• UK liable for ‘divorce bill’ even with no Brexit trade deal – NAO chief: The UK will have to pay its Brexit “divorce bill” of up to £39bn even if no agreement is reached on a future trade deal with the EU, the head of Whitehall’s spending watchdog has said. The head of the National Audit Office (NAO), Sir Amyas Morse, said on Tuesday that if parliament approves the withdrawal agreement in a vote in the autumn, it will become a legally binding treaty regardless of the success of separate trade talks. His remarks are a blow for Theresa May, who has said she will not pay Brussels the money if it denies Britain a post-Brexit trade deal. The prime minister told the Commons in December that the cash offer was made “in the context of us agreeing the partnership for the future”. “If we don’t agree that partnership, then this offer is off the table,” she said.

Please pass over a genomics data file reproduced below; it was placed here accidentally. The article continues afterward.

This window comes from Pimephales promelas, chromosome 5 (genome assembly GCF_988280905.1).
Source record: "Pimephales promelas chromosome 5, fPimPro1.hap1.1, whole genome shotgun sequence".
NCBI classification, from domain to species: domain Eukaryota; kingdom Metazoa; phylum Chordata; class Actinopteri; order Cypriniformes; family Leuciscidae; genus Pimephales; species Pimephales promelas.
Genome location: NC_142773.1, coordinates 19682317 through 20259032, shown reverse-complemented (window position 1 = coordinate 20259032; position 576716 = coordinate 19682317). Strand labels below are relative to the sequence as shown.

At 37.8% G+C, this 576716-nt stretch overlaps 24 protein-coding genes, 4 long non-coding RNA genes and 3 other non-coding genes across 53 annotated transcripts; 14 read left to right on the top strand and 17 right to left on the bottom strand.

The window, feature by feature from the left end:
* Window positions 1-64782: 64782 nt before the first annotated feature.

• Britons set to be charged €7 fee to visit EU countries under new Brussels plans: The European Union is moving forward with plans to charge travellers coming from countries outside the single market a €7 “travel authorisation fee” to cross into its territory, under a new system of checks designed to improve security on the bloc’s borders. British travellers are likely to be hit by the scheme after Brexit, which is set to apply to all visa-exempt countries outside the EU, except those in the EEA/EFTA, which maintain free movement with the union. Under the new European Travel Information and Authorisation System (ETIAS) people coming into the Schengen area would need to fill out an online form ahead of their trip and apply for travel authorisation, as well as pay the fee.
  • Northern Ireland border solution needed by June, says Guy Verhofstadt: A solution to the Brexit Northern Ireland border problem realistically needs to be found before the European Council summit at the end of June, the European parliament’s Brexit chief has said. Guy Verhofstadt said the October deadline Britain is working to would be “late” for a deal on the border because other issues also needed to be agreed by the autumn. Mr Verhofstadt was speaking on Wednesday morning as UK Brexit Secretary David Davis admitted that a “substantial” agreement on the future relationship would need to be reached by October to avoid MPs rejecting the plan.